HEMP – a Viable Industry for Belize?
Belize will soon see the establishment of industrial hemp production. The Attorney General’s Ministry has been working on the legal framework that will help to regulate the industry. But, hemp, like its relative marijuana, is not without controversy. Some quarters believe that hemp, like marijuana, may have negative effects on humans. But supporters of the hemp plant say that is not so. In fact, they argue that there is a growing demand for hemp products. Reporter Andrea Polanco tells us more in the following story.
Andrea Polanco, Reporting
Hemp, like marijuana, comes from the cannabis family of plants. This, according to hemp proponents and researchers, makes it a misunderstood plant. Cannabis contains a type of chemical called tetrahydrocannabinol or THC. This THC has a number of effects on the body, including psychoactive effects, meaning it gets you high. So, people often believe that like marijuana, hemp can make you high. But hemp only contains zero point three percent of the THC, where as Marijuana can contain from five to thirty percent of THC. So, one hemp advocate wants to educate Belizeans about this plant.
Life Griffith, C.E.O., XICHEL Hemp Consultants
“There is a lot of people that is misinformed about this indigenous plant that is helping people in the health industry; not the get high industry. So, it is two different types of industries we are talking about.”
In Belize, it is legal to plant hemp. And in the coming years, it is expected to become an industry, as laws will be put in place to regulate industrial hemp production. It will be a business, that according to Prime Minister Dean Barrow, where even small scale hemp farmers will be able to reap the benefits:
Prime Minister Dean Barrow [File: September 21st, 2019]
“A bright spot is certainly going to be the start of the new hemp industry, not marijuana, hemp. Global fascination with hemp, thought by so many to contain almost magical healing properties. There is a global belief about these magical properties of hemp, so that means that our country, with ideal growing conditions, will be excellently positioned to take advantage of the limitless world market. It is a market for the export of both raw hemp and the hemp based medicinal products that so many foreign investors are lined up to manufacture in our country. And in furtherance of this administration’s gospel, we have ensured that the little man, the small farmer, is not going to be left behind. Thus, licenses will be given to growers that wish to cultivate as little as one acre.”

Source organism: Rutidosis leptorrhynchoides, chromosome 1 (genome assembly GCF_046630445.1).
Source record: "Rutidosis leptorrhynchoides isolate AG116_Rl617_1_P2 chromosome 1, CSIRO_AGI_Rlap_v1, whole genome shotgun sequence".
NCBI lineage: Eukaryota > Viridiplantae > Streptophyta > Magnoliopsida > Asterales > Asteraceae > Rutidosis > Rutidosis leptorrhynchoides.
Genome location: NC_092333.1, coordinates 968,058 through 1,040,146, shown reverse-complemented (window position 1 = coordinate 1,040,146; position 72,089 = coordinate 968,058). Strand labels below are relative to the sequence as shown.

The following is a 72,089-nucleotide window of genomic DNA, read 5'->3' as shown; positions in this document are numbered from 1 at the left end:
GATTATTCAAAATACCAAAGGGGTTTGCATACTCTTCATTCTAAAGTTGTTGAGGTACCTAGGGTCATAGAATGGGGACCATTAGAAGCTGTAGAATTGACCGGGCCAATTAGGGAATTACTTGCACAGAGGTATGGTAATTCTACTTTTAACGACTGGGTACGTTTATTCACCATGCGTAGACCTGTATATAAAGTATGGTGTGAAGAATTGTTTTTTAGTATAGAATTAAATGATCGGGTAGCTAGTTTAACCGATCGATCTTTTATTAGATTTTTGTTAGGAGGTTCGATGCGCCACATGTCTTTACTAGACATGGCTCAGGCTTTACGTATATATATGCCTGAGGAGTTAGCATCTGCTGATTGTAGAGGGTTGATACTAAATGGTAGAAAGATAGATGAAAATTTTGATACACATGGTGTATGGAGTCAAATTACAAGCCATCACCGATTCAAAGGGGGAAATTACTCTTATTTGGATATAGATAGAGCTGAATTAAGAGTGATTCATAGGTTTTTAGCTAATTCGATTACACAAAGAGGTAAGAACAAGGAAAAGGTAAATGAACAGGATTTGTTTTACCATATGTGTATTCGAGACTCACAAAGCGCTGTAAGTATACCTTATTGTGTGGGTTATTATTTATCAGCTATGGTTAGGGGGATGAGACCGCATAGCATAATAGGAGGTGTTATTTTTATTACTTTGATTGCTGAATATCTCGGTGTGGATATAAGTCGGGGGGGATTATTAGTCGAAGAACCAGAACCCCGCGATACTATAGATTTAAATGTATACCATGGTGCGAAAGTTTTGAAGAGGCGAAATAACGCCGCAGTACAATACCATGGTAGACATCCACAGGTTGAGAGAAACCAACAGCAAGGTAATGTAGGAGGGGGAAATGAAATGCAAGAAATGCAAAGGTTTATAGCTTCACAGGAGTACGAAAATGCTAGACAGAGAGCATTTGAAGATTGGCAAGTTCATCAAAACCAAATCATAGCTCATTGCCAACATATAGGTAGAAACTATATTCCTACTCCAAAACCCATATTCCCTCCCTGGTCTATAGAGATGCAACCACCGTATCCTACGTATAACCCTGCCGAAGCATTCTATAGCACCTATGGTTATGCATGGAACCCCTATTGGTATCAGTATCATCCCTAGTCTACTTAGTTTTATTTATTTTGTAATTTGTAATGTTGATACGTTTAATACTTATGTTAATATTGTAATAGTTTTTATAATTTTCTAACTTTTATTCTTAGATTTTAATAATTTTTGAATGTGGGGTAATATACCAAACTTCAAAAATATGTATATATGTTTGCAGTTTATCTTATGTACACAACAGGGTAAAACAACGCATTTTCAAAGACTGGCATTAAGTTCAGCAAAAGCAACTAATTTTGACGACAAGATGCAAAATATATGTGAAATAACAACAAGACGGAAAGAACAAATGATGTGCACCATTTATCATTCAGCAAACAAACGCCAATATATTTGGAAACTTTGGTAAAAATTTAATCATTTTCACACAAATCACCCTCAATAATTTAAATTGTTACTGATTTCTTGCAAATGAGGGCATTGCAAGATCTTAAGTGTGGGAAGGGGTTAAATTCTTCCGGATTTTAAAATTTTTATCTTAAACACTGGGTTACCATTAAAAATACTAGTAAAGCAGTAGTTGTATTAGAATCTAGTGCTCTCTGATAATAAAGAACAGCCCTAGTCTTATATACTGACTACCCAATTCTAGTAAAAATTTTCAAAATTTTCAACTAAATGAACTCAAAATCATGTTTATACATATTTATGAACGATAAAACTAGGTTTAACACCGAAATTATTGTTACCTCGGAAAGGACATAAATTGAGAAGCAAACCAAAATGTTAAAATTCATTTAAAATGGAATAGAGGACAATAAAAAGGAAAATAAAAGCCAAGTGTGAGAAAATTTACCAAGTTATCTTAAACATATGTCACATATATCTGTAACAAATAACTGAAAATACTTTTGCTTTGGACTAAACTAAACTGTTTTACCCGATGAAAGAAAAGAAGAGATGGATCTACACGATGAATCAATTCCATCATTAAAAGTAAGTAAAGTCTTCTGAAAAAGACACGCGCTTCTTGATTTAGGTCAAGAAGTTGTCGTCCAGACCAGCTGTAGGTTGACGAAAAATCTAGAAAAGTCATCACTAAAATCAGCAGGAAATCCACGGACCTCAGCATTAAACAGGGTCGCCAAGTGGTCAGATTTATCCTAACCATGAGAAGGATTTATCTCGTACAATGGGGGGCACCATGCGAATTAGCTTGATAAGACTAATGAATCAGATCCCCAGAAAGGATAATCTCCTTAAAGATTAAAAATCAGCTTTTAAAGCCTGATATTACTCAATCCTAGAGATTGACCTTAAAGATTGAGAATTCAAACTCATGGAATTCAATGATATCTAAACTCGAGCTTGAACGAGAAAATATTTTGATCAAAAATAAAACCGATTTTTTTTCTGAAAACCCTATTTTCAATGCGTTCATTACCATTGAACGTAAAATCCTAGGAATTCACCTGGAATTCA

The hemp plant is being used across the world for a range of purposes, including clothing, food, beauty, fuel, biodegradable products, health, and industrial items. Hemp research sites say that there are thousands of commodities and household items made from hemp, unlike marijuana. Marijuana, which is often referred to as hemp’s cousin, is just used for medicinal and recreational purposes and because of the THC; it is used for smoking, vaping or in edibles. Kaiden Chatcham shares some of the many applications of the hemp plant.
Kaiden Chatcham, V.P, Xichel Hemp Consultants
“One of the great advantages and great benefits of this plant is that nothing actually goes to waste. The hemp plant produces seeds that are rich that have been used for food and cultivated and harvested for foods since the beginning of time. It’s rich in omega threes, amino acids, protein and fibre. The actual fibre from the plant is used to make rope, biodegradable plastics, clothing. There’s building material called hemp-crete. There’s CBD oil, there’s bio-fuel. There is a myriad of uses for this plant.”
And because of the increasing applications of this plant, as well as the demand for the products, the Caribbean region is also interested in looking into what this industry can do for the region.
Shaun Baugh, Programme Mgr, Agric. & Industry Dev., CARICOM Secretariat [File: October 1st, 2019]
“Hemp on the other hand, it presents an opportunity for us in a very unique way. Our traditional crops are experiencing some challenges now and hemp uses a large amount of land. So we need to now look at what are the real opportunities that can be had from that and in particular the larger member states that have the landmass—we are talking about Suriname, we’re talking about Belize here and Guyana and also Jamaica to a lesser extent. How can these member states participate in this growing and new industry?”